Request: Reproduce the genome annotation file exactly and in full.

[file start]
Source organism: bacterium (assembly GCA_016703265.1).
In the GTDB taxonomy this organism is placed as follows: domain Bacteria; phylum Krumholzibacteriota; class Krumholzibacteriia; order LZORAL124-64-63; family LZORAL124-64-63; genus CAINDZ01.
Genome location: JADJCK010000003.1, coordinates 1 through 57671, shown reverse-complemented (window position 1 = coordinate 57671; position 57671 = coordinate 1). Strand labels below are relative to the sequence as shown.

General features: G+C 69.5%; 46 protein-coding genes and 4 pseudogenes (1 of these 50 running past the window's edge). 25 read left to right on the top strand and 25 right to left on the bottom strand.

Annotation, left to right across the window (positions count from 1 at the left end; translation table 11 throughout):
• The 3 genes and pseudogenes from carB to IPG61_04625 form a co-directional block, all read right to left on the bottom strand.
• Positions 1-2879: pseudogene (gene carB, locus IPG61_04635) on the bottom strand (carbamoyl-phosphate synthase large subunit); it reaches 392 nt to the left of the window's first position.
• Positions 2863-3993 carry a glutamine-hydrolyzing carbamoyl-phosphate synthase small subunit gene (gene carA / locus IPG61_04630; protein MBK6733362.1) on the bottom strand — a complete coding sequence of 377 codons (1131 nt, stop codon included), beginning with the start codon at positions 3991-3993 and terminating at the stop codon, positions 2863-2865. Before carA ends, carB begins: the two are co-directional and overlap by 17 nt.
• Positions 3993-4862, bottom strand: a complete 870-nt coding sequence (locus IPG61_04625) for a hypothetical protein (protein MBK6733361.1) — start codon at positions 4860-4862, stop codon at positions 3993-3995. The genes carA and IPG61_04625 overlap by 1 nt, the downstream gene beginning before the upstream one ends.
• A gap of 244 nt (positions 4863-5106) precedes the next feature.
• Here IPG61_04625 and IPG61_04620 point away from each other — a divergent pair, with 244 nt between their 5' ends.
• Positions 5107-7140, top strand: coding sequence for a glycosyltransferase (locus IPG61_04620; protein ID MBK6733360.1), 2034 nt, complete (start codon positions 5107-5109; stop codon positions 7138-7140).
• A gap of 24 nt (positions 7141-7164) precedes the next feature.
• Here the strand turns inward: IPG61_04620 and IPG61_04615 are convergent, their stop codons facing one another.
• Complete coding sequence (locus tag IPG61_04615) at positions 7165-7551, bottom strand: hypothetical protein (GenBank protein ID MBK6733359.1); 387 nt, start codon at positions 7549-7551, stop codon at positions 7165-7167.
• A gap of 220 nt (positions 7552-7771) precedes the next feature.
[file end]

Source organism: bacterium (assembly GCA_016703265.1).
In the GTDB taxonomy this organism is placed as follows: domain Bacteria; phylum Krumholzibacteriota; class Krumholzibacteriia; order LZORAL124-64-63; family LZORAL124-64-63; genus CAINDZ01.
Genome location: JADJCK010000003.1, coordinates 1 through 57671, shown reverse-complemented (window position 1 = coordinate 57671; position 57671 = coordinate 1). Strand labels below are relative to the sequence as shown.

General features: G+C 69.5%; 46 protein-coding genes and 4 pseudogenes (1 of these 50 running past the window's edge). 25 read left to right on the top strand and 25 right to left on the bottom strand.

Annotation, left to right across the window (positions count from 1 at the left end; translation table 11 throughout):
• The 3 genes and pseudogenes from carB to IPG61_04625 form a co-directional block, all read right to left on the bottom strand.
• Positions 1-2879: pseudogene (gene carB, locus IPG61_04635) on the bottom strand (carbamoyl-phosphate synthase large subunit); it reaches 392 nt to the left of the window's first position.
• Positions 2863-3993 carry a glutamine-hydrolyzing carbamoyl-phosphate synthase small subunit gene (gene carA / locus IPG61_04630; protein MBK6733362.1) on the bottom strand — a complete coding sequence of 377 codons (1131 nt, stop codon included), beginning with the start codon at positions 3991-3993 and terminating at the stop codon, positions 2863-2865. Before carA ends, carB begins: the two are co-directional and overlap by 17 nt.
• Positions 3993-4862, bottom strand: a complete 870-nt coding sequence (locus IPG61_04625) for a hypothetical protein (protein MBK6733361.1) — start codon at positions 4860-4862, stop codon at positions 3993-3995. The genes carA and IPG61_04625 overlap by 1 nt, the downstream gene beginning before the upstream one ends.
• A gap of 244 nt (positions 4863-5106) precedes the next feature.
• Here IPG61_04625 and IPG61_04620 point away from each other — a divergent pair, with 244 nt between their 5' ends.
• Positions 5107-7140, top strand: coding sequence for a glycosyltransferase (locus IPG61_04620; protein ID MBK6733360.1), 2034 nt, complete (start codon positions 5107-5109; stop codon positions 7138-7140).
• A gap of 24 nt (positions 7141-7164) precedes the next feature.
• Here the strand turns inward: IPG61_04620 and IPG61_04615 are convergent, their stop codons facing one another.
• Complete coding sequence (locus tag IPG61_04615) at positions 7165-7551, bottom strand: hypothetical protein (GenBank protein ID MBK6733359.1); 387 nt, start codon at positions 7549-7551, stop codon at positions 7165-7167.
• A gap of 220 nt (positions 7552-7771) precedes the next feature.